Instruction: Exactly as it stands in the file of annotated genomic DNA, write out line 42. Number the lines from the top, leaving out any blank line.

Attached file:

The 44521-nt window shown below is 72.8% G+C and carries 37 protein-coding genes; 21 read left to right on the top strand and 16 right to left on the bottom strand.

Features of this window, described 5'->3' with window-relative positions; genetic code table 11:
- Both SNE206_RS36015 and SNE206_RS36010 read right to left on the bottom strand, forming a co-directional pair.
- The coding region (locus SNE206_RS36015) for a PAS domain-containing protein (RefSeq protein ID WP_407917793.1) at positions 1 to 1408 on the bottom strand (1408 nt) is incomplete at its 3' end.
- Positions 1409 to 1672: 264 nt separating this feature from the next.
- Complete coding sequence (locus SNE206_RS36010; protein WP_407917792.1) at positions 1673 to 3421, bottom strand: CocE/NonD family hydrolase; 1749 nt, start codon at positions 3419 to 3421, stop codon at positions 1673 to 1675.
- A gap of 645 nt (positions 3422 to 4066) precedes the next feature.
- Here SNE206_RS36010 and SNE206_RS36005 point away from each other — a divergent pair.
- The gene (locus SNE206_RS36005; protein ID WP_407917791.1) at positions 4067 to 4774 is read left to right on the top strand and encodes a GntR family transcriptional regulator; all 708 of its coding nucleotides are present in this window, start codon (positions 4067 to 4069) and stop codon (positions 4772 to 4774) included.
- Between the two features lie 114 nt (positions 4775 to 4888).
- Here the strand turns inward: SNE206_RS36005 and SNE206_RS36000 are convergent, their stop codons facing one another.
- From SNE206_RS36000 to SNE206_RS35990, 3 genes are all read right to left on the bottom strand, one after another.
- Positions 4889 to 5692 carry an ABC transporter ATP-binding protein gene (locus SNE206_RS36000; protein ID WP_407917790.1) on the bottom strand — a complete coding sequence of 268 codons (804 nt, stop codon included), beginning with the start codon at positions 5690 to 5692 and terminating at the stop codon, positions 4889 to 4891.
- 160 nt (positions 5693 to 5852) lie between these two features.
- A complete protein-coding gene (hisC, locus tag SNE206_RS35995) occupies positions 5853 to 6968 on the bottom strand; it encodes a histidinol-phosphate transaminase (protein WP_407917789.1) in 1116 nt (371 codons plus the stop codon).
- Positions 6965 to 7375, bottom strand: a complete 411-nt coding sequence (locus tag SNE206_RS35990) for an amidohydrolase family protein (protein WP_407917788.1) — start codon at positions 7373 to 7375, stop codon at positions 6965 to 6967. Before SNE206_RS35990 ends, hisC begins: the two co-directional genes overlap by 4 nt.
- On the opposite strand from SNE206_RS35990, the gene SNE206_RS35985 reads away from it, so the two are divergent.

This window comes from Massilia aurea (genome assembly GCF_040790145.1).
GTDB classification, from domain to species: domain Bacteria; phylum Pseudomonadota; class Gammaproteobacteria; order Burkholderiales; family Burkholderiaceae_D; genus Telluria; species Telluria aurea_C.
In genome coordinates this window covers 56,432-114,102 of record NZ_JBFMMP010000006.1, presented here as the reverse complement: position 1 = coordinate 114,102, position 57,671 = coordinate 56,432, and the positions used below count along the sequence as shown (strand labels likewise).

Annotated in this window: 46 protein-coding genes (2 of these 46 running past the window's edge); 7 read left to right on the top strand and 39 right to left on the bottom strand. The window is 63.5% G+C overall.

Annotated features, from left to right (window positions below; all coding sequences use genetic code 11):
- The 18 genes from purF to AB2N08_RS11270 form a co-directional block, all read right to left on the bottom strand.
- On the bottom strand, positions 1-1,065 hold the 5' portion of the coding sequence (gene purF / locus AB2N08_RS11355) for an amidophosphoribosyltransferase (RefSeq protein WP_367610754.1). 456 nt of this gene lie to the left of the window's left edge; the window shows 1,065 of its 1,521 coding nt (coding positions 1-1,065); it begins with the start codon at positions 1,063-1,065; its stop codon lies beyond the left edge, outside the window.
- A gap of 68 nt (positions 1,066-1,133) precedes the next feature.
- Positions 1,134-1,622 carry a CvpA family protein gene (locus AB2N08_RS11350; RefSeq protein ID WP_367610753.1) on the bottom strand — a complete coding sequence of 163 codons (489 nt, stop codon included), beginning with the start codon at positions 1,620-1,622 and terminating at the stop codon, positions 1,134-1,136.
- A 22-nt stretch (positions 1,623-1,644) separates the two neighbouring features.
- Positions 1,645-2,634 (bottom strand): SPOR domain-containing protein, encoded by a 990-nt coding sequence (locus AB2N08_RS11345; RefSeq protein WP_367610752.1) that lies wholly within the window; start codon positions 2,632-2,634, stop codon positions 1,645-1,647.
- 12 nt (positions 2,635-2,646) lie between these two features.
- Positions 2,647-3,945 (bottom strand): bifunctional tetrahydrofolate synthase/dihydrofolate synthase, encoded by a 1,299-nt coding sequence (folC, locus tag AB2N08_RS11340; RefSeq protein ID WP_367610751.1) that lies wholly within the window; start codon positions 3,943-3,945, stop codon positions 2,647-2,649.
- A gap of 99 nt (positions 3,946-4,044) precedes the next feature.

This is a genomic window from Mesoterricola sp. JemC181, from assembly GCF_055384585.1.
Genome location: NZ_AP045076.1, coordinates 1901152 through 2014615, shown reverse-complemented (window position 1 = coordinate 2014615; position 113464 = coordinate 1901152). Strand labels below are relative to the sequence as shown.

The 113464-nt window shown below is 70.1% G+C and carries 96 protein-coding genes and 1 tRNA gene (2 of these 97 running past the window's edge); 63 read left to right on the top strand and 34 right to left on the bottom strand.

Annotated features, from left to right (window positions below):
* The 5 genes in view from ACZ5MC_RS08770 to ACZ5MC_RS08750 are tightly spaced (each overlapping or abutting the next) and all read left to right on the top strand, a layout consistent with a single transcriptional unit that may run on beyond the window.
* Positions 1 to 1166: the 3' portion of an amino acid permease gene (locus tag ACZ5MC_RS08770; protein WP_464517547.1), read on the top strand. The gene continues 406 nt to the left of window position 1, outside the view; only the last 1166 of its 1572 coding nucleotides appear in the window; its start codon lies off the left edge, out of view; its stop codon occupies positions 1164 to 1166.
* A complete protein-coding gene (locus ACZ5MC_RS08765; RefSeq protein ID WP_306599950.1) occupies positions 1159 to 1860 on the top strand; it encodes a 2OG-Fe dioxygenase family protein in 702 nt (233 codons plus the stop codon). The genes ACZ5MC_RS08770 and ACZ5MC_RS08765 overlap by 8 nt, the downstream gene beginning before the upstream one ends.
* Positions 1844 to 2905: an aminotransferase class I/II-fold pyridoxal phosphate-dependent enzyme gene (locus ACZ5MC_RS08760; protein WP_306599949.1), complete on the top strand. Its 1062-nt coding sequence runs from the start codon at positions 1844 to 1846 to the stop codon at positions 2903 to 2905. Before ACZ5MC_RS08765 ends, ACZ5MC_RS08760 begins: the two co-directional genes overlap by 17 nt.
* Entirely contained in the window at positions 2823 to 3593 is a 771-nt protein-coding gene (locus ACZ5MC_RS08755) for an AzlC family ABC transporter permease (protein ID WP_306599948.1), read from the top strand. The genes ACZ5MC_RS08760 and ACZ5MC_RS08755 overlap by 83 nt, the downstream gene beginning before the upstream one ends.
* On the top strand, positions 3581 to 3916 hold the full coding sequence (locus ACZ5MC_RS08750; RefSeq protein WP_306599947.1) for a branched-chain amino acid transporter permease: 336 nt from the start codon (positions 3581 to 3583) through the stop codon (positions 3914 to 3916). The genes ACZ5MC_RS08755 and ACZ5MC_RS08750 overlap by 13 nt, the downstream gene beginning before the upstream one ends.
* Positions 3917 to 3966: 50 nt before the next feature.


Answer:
* Positions 3917 to 3966: 50 nt before the next feature.